Nassau County is a US county located in the state of New York. It has approximately 1.3 million people living there and is considered one of the wealthier counties found in America. 

The annual median income of Nassau county is estimated to be nearly $55,000 higher than the rest of the counties in the US average incomes. However, like all counties, poverty and other social service needs still exist. 

Here’s a helpful guide on what Nassau County’s Department of Social Services has to offer. 

What is the Nassau County Department of Social Services? 

The Nassau County Department of Social Services provides its residents with a wide range of helpful services. Their goal is to keep families together and help them stay strong. They do so by providing financial assistance and helping them with other essential living needs, following federal and state laws and regulations. 

Here are the responsibilities of the Nassau County Department of Social Services:

  • Ensure that the mandates of New York State Social Services Law are getting enforced to protect adults, children, and their families.
  • Providing programs like Supplemental Nutrition Assistance Program (food stamps), Home Energy Assistance Programs, and other forms of help, including Medicaid, family assistance, child care, employment, and safety nets. It also makes sure that these are easily accessible to eligible people.
  • Making sure that child support payments are being made by those who are under obligation to do so. Enforcing the collection of those child support payments and modifying existing orders accordingly.
  • They provide their services without judgment regarding age, gender or gender identity, sexual orientation, disability, religious or spiritual beliefs, culture, race, ethnicity, or nationality. 

What services do they provide? 

Here are what services and programs that the Nassau County Department of Social Services has to offer its residents: 


Medicaid is a program for adults who are unable to pay for expenses in regards to medical care. The federal government made it to cover all health and medical necessities and emergencies that meet specific criteria. It can also provide coverage for special medical assistance such as CDPAP or skilled nursing facilities to eligible patients. 


Here’s who can qualify and apply for Medicaid:

  • Women who are pregnant
  • Children and infants
  • Parents or relatives in caretaker positions
  • People with disabilities who aren’t already on Medicare 
  • Any adult over the age of 18 and under the age of 65


Here’s a list of what Medicaid pays for:

  • Medical and health insurance premium
  • Clinic and physician services 
  • Outpatient care at hospitals
  • Inpatient care in hospitals
  • Long term home health care
  • Personal care aides
  • Skilled nursing home care
  • Pharmacy prescriptions
  • Family planning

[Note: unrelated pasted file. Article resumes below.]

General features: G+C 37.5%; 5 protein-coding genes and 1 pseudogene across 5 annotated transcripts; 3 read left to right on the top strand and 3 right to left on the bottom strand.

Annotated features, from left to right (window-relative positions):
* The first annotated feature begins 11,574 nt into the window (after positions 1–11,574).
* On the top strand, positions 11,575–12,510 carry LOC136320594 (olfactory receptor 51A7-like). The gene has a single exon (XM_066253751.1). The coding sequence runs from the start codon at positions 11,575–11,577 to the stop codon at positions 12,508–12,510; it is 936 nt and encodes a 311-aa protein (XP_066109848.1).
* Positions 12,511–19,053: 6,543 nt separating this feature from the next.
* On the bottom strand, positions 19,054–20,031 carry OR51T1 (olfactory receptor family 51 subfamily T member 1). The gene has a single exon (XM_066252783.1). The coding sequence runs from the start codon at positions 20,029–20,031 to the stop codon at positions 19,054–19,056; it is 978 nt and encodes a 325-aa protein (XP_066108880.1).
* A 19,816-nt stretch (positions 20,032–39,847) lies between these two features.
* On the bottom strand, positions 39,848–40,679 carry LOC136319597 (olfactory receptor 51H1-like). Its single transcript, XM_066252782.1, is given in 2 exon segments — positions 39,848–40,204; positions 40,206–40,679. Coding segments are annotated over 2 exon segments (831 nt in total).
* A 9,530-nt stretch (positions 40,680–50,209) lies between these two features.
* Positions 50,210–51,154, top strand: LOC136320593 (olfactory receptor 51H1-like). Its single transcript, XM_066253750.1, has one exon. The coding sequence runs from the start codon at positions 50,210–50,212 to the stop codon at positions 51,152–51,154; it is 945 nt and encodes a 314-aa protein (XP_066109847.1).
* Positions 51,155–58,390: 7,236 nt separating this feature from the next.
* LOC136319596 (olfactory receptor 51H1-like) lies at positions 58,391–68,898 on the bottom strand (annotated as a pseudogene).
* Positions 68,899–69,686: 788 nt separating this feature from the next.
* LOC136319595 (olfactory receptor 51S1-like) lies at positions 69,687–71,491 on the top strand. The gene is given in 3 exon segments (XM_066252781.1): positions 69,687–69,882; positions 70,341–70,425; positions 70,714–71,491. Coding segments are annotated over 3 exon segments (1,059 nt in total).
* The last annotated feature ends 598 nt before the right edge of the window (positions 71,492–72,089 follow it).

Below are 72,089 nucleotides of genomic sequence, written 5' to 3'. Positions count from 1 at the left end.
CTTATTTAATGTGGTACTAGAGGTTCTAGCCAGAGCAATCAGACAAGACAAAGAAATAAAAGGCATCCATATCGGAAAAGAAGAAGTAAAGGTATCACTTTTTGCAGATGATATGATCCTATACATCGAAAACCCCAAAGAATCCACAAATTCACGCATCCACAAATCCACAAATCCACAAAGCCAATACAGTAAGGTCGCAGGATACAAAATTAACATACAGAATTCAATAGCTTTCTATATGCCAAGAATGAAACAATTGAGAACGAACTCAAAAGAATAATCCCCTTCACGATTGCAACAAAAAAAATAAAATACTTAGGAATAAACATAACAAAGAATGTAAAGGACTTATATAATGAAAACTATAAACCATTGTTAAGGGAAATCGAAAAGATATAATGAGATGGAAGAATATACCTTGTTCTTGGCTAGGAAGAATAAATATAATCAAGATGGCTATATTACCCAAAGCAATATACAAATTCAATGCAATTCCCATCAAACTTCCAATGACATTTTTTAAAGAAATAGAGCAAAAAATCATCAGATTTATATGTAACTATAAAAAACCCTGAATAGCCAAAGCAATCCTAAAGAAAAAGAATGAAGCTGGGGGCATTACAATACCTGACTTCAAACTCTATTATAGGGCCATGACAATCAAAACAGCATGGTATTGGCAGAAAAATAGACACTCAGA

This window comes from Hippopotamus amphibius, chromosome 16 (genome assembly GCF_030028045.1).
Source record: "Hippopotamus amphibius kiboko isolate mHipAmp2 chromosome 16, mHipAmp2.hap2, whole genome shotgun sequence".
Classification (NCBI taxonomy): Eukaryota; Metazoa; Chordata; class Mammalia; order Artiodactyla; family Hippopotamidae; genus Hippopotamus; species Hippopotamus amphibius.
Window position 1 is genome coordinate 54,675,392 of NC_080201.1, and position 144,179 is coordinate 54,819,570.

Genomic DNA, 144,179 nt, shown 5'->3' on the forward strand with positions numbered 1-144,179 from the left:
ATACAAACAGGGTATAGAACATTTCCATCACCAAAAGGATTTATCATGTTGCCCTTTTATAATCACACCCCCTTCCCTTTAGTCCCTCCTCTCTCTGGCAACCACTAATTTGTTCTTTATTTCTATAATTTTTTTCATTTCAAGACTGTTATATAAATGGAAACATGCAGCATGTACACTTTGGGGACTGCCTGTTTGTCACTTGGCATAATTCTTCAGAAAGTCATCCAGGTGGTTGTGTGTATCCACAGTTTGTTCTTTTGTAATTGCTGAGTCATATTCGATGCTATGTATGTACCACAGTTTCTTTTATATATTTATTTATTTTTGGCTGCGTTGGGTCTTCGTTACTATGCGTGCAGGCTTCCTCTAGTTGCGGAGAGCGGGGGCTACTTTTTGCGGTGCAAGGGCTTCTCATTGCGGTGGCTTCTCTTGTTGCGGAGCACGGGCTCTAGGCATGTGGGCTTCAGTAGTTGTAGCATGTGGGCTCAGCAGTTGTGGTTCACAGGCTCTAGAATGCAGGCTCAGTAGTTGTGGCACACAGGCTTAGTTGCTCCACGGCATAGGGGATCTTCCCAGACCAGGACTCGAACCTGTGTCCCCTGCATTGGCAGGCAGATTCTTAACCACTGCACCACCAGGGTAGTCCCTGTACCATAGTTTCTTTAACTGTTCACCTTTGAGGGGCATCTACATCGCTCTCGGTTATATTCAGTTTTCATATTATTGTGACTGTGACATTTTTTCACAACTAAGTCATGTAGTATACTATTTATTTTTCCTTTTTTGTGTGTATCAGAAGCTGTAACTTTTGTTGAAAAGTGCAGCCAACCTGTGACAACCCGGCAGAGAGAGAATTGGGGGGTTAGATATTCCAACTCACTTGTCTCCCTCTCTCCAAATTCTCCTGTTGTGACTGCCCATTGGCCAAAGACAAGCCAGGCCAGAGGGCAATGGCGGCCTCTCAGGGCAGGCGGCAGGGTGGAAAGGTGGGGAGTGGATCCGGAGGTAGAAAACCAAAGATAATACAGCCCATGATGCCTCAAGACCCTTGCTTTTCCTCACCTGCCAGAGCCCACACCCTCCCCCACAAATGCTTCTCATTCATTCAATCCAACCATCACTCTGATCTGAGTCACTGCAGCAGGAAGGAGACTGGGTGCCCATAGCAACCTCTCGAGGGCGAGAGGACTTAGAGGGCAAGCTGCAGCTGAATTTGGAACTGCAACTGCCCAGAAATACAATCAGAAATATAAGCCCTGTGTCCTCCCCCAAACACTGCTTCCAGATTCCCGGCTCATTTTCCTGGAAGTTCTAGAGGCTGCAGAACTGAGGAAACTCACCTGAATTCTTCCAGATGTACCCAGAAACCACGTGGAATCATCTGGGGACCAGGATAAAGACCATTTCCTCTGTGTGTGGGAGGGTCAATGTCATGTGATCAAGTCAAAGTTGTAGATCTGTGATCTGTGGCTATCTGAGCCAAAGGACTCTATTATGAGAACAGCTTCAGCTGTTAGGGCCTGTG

• Child teen health program
  • Mental health 


Emergency transportation to and from medical facilities and services is also paid for by Medicaid. Medicaid can also pay for non-emergency transit under certain circumstances. 

The Department must pre-approve of the non-emergency situations for it to be covered or reimbursed. This ensures that transportation (public transit, taxi, private vehicle, ambulance, etc.) is medically appropriate for the patient and that it is the lowest cost option. 

Medicaid for children (Child Health Plus)

Child Health Plus is a part of the Medicaid program that ensures that children under the age of 19 get the medical care and services they need.

Here’s a list of what Child Health Plus pays for:

  • Well-child care
  • speech, hearing, and vision care
  • Dental care
  • Diagnosis and treatment of illness and injury
  • Physical exams 
  • X-rays and lab tests 
  • Durable medical equipment
  • Prescription drugs
  • Outpatient surgery
  • Inpatient hospital medical or surgical care
  • Immunizations
  • Short-term therapeutic outpatient services (chemotherapy, hemodialysis)
  • Limited outpatient treatment for alcoholism, substance abuse, and mental health

Managed Care 

Some people enrolled in Medicaid will have to join Medicaid Managed Care. This health plan combines the services of medical facilities and health practitioners. 

This established health plan aims to make it easier to manage the health care of the people enrolled in Medicaid. 

Nassau County provides Medicaid beneficiaries with seven different health plans. It includes:


To learn more about Medicaid, check out this FAQ page for more info. 

Supplemental Nutrition Assistance Program (SNAP) 

Those enrolled in the Supplemental Nutrition Assistance Program (SNAP) receive an electronic card with their ID number. They can then use that card at several different stores to pay for groceries. 

The purpose of this program is to ensure low-income households can still feed themselves with all the nutrients they need to stay healthy. 


The only way to truly know if you qualify to become a member of the SNAP program is to apply. Once your application is submitted, the program coordinators will make a household budget based on family size and average household income. 

Benefit Amount

Here are the maximum benefit allowances based on household size:

1 person — $204

2 people — $374

3 people — $535

4 people — $680

5 people — $807

6 people — $969

7 people — $1071

8 people — $1224

+ $153 for each additional member

*Note that eligibility and benefit amount received all depend on the family budget created for your household

For further questions regarding this program, take a look at the SNAP FAQ page. 

Child Care Assistance 

Another way that Nassau County’s Department of Social Services helps its residents is by offering child care assistance. Several options for child care assistance are made available to those who need it throughout Nassau County. 


Free daycare and other free or low-cost child care forms are available to anyone enrolled in the Temporary Assistance program. 

If the income guidelines for subsidies get met, working families may also receive this benefit. 

Foster Care 

When children cannot live at home with their birth parents, they get placed into a safe, temporary living situation called foster care. If they cannot return home to their birth parents for whatever reason, they possibly get put up for adoption. 

In the Nassau County Department of Social Services, Foster and Adoptive Resource Development and Homefinding are the units that handle foster and adoptive matters. 

They are responsible for the recruitment, studies, training, approval/certification, development, retainment, and reapproval/recertification of all foster and adoptive families. 

Child Protection Services, Preventative Services, The Department’s Information, Resources, and Referral Unit, and the Courts are four of the units responsible for the following:

  • The stabilization of placements. 
  • Ensuring every child’s needs get met. 
  • Managing birth child/parent visitations. 
  • Helping parents reunite with their children as quickly and effectively as possible by providing them with referral services and immediate concrete casework counseling.
  • Dealing with children free for adoption when they are unable to return to their birth parents.
  • Referring older children cannot return to birth parents or be adopted to independent living programs that allow them to learn the skills necessary to live independently.